Thursday, May 12, 2011

Was He Or Wasn't He?

By Carl
So Osama bin Laden was a terror-mastermind who micromanaged every single Al Qaeda terror plot.
And Osama bin Laden was isolated and uninvolved, a figurehead of authority that barely communicated with his major domos.
U.S. officials say Osama bin Laden's journal contains information about future terror plots, and shows the al-Qaida leader was communicating with other terrorists.

The officials, who spoke on the condition of anonymity, said Wednesday the notebook details the terror network's doctrine, potential targets and how to carry out attacks against them.  It describes plots against the U.S. rail system and the importance of attacking the United States.

Bin Laden is believed to have personally written the journal, which U.S. Navy SEALs seized from his compound in northern Pakistan during the May 2 operation that killed him.
I wish they'd make up their minds.
Under either circumstance, I'm not sure it matters how involved he was. Al Qaeda's ability to perform large-scale attacks was probably long gone, since even the small attacks they were planning were thwarted (or bumbled, as in the case of the Times Square bomb last year.)
Bin Laden's journal bears this out. Featured within were attacks designed to terrorize smaller cities in America, and that's something I want to focus on.
One thing about these attacks that were called for on smaller cities (such as the Underwear Bomber on a flight to Detroit). These are not tourist cities for middle Americans. They may be destination cities, the kind of city that someone from Alpena, MI might go to for shopping, or from Harrisburg, PA for a romantic weekend.
In other words, accessible. They are a concrete thought in peoples' heads, not an abstract like NY or LA. Those attacks would most certainly have terrified Americans who arrogantly believed that being hundreds or thousands of miles from a coast would somehow insulate them from the horror of picking thru wreckage and rubble.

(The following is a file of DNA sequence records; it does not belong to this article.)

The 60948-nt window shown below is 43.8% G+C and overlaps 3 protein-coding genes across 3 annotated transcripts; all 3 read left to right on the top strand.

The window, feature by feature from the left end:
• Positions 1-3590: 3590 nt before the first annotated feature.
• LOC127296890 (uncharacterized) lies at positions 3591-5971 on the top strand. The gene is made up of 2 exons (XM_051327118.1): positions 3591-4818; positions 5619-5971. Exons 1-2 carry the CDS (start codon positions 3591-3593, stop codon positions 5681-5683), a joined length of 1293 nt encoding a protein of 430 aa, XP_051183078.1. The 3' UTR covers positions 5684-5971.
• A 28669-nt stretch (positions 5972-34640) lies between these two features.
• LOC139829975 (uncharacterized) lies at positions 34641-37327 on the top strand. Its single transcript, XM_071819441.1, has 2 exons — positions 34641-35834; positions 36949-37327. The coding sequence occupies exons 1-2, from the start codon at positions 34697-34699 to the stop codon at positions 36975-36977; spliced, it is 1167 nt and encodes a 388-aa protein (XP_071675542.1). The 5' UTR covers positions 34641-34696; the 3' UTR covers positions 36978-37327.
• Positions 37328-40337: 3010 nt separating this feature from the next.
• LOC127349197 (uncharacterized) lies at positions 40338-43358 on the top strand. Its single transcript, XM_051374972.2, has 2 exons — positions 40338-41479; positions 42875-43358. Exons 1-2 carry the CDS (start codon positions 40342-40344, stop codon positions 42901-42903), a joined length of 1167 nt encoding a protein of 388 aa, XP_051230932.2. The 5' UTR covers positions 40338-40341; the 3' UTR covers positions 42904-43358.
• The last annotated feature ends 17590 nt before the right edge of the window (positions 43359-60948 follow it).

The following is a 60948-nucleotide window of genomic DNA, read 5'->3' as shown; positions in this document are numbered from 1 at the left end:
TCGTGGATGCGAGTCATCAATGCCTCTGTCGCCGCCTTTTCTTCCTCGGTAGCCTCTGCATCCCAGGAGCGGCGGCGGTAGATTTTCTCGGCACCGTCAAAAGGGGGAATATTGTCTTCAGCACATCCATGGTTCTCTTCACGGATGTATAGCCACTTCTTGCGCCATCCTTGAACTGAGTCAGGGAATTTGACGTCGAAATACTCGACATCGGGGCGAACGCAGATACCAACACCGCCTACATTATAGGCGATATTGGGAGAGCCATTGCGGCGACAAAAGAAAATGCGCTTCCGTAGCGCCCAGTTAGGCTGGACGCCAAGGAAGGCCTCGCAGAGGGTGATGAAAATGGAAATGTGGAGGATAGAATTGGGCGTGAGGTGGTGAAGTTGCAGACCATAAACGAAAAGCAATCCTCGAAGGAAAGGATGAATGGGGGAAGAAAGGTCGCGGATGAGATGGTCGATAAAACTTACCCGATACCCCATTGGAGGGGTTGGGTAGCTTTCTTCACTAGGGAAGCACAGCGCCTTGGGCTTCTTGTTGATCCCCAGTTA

Osama bin Laden was many things, but it appears diabolical and cunning are right at the top of the list. Terrorism is less about death than it is about fear and intimidation. It's a form of extortion, designed to get some larger goal out of forcing the hands of the terrorized.
The thinking behind bin Laden's terror was to force Americans out of the Muslim world. Ironically, with his death, this may happen faster than while he was alive, although it's too soon to tell whether his death will spark renewed interest in his dreams of a fundamentalist Islamic world or whether he truly had become philosophically irrelevant in an age of the Arab Spring, and the move towards democracies.
Bin Laden accomplished much of what he set out to do, from bringing down the World Trade Center towers (or so Ramzi Yussef espoused) to wrecking the American economy, to possibly ending American imperialist aspirations. Like bin Laden and Al Qaeda, that last may have died after one vainglorious last stab in Iraq.
(crossposted to Simply Left Behind)

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